Newspaper article The Florida Times Union

Medical Malpractice Focus of Town Hall Meeting Stop

Newspaper article The Florida Times Union

Medical Malpractice Focus of Town Hall Meeting Stop

Article excerpt

Byline: Sarah Skidmore, Times-Union business writer

U.S. Department of Health and Human Services Secretary Tommy Thompson held a town hall meeting in Jacksonville yesterday to draw input on the local medical malpractice crisis as part of his effort for national reform.

This was the second of several forums the secretary is holding across the nation to discuss challenges for U.S. health care. He said malpractice is one of the most significant hurdles.

Thompson's department, along with medical profession groups, has identified Florida as one of the crisis states, where health care is jeopardized because of the decreased availability and affordability of professional liability insurance for physicians.

"The health care system has been stretched and stressed," Thompson said. "We need to develop common-sense reform."

Health leaders, physicians, patients, trial lawyers and others spoke yesterday about their experiences and suggestions for remedies. Changing laws to make it harder to sue was overwhelmingly the theme of the discussion, except for remarks by trial lawyers and some victims of malpractice. Nearly all present also said while improving medical care is important, changing the legal system is the greatest need.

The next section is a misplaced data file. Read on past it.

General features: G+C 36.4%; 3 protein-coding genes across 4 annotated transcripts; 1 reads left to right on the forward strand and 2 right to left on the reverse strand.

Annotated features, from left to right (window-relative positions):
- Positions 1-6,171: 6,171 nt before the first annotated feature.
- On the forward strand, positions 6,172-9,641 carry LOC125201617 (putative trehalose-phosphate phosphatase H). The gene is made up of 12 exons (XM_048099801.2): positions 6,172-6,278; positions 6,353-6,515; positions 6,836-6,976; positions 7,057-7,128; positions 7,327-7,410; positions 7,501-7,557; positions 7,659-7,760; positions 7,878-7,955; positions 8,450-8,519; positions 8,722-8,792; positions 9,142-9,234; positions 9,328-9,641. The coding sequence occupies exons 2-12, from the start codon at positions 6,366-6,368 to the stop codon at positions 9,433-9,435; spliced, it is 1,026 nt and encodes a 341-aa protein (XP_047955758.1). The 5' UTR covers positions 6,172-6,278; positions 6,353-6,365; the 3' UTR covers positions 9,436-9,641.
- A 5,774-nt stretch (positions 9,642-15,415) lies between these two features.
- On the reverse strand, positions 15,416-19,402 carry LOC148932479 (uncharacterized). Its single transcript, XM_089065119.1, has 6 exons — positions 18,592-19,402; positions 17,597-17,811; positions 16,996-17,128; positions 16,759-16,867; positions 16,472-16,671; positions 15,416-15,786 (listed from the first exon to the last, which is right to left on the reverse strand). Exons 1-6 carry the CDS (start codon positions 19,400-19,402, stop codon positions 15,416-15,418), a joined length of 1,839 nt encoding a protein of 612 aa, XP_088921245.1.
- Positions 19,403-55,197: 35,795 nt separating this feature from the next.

"Our conversation is not about pointing fingers," Thompson said. "It's about finding constructive ways to advance our health care system."

Thompson is known for making innovative changes to health and social systems during his work as governor of Wisconsin, where he created landmark welfare reform and extended health insurance to many of the state's uninsured.

Thompson said a national answer, not state answers, to the malpractice crisis, is needed and will likely come this year.

"I think this is the year. I think the stars are aligned correctly," Thompson said of the incoming Republican majority, which has shown more support of tort reform than the Democrats.

During the previous session, the House of Representatives passed legislation for malpractice litigation limits, but the effort was not supported in Senate. …

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